Hong Kong says murder suspect who helped ignite protests wants to surrender to Taiwan

Hong Kong Chief Executive Carrie Lam
Hong Kong Chief Executive Carrie Lam speaks at a question-and-answer session with lawmakers at the Legislative Council’s chamber in Hong Kong on Thursday.
(Mark Schiefelbein / Associated Press)

Hong Kong’s leader said Saturday the murder suspect whose case inadvertently helped ignite the city’s protest movement wants to surrender to authorities in Taiwan.

Carrie Lam told reporters that Hong Kong’s government would “actively follow up on” a letter she received from Chan Tong-kai requesting help to give himself up.

Chan, 20, is wanted by Taiwan authorities on suspicion of killing his girlfriend during a trip to the self-ruled island last year. He was not sent back to face charges because there’s no extradition agreement.


He was, however, jailed in Hong Kong on money-laundering charges and is scheduled to be released this week.

Lam has cited Chan’s case as one of the main reasons that she wanted to close the loophole with proposed extradition amendments.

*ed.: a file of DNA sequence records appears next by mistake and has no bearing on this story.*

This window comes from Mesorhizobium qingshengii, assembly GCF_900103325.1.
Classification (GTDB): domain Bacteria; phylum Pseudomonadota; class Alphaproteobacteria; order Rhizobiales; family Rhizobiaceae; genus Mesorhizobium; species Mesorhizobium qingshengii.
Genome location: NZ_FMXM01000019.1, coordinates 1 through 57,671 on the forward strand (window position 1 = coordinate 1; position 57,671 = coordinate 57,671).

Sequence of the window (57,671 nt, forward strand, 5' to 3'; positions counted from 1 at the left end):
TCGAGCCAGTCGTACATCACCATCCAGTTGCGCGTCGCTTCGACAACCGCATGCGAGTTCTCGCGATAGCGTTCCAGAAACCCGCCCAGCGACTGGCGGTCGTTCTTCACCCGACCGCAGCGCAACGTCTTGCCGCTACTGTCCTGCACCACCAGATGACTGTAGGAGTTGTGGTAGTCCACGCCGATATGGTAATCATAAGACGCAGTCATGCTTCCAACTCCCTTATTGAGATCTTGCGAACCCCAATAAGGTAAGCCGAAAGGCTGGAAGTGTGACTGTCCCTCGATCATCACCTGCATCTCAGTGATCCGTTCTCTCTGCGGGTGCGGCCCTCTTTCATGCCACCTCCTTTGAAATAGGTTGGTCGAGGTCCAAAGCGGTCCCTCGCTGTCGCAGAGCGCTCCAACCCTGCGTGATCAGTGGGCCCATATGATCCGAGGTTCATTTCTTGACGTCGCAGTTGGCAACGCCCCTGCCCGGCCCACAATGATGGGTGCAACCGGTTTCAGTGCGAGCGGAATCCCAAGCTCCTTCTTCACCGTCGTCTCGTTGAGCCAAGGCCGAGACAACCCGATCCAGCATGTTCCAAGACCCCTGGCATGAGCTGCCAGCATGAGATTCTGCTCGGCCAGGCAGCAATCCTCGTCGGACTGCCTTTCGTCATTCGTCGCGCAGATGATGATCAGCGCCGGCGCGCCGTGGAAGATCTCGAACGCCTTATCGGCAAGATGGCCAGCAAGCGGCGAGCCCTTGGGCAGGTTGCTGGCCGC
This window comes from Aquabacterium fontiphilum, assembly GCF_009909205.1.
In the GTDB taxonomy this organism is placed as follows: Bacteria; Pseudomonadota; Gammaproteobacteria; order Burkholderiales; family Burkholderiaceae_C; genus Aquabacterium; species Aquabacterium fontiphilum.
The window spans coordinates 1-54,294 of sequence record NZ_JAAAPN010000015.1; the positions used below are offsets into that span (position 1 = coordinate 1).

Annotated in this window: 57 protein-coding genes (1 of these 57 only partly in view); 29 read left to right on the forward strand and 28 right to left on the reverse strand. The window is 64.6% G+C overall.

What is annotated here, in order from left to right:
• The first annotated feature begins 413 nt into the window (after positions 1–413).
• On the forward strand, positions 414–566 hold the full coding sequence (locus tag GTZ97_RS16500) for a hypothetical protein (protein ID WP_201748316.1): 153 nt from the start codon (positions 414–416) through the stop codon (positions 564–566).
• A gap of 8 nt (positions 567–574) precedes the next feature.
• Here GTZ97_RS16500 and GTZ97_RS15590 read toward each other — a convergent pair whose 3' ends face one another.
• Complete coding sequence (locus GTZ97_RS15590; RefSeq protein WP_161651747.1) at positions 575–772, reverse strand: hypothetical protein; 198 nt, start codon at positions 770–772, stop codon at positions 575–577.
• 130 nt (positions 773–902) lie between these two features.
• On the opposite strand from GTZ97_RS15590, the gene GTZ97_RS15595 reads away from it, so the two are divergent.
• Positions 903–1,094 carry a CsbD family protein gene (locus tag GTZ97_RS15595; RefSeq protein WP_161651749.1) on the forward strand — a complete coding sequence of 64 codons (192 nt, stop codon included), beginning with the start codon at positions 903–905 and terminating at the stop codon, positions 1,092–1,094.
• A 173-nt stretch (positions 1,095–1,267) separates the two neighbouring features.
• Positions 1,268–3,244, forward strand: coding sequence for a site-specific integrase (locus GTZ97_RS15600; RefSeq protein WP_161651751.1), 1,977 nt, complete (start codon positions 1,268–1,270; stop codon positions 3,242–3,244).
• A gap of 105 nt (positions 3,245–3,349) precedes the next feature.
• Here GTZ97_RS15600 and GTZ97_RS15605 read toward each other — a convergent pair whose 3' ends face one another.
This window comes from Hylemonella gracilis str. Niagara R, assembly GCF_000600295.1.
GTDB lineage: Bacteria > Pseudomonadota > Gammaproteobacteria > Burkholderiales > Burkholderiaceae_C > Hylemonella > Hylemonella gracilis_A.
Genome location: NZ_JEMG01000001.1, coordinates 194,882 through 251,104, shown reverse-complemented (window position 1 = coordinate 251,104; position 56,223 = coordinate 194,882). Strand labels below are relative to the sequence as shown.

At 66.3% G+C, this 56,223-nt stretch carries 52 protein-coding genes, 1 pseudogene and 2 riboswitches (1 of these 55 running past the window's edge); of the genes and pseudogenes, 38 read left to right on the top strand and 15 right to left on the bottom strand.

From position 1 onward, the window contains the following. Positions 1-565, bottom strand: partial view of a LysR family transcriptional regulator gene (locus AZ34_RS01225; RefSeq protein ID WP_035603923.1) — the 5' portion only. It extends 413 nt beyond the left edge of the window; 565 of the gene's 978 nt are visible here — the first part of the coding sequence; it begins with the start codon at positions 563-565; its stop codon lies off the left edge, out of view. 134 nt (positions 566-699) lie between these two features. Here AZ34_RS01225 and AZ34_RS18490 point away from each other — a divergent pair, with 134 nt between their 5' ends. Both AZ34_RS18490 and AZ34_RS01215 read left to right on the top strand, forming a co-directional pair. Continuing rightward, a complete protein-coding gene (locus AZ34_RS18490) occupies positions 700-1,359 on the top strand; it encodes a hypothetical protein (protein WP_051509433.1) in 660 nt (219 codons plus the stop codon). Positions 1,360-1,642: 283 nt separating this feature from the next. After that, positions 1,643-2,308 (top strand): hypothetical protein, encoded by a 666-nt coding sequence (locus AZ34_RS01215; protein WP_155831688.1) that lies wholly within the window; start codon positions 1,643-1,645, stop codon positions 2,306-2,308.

But the proposals sparked massive protests over fears they would put residents at risk of being sent into mainland China’s Communist Party-controlled judicial system.

The protests mushroomed into the biggest political turmoil to rock the Asian financial center in decades. The demonstrators have been taking to the streets for five months and clashed frequently with police, as their demands have broadened to include full democracy and an independent inquiry into police tactics.

Lam told local broadcaster RTHK that she felt “relief” at Chan’s decision to hand himself in to Taiwanese authorities.

Taiwan’s Ministry of Justice urged Hong Kong on Thursday to keep Chan in prison and investigate him for the killing, but Lam and other Hong Kong officials have ruled that out.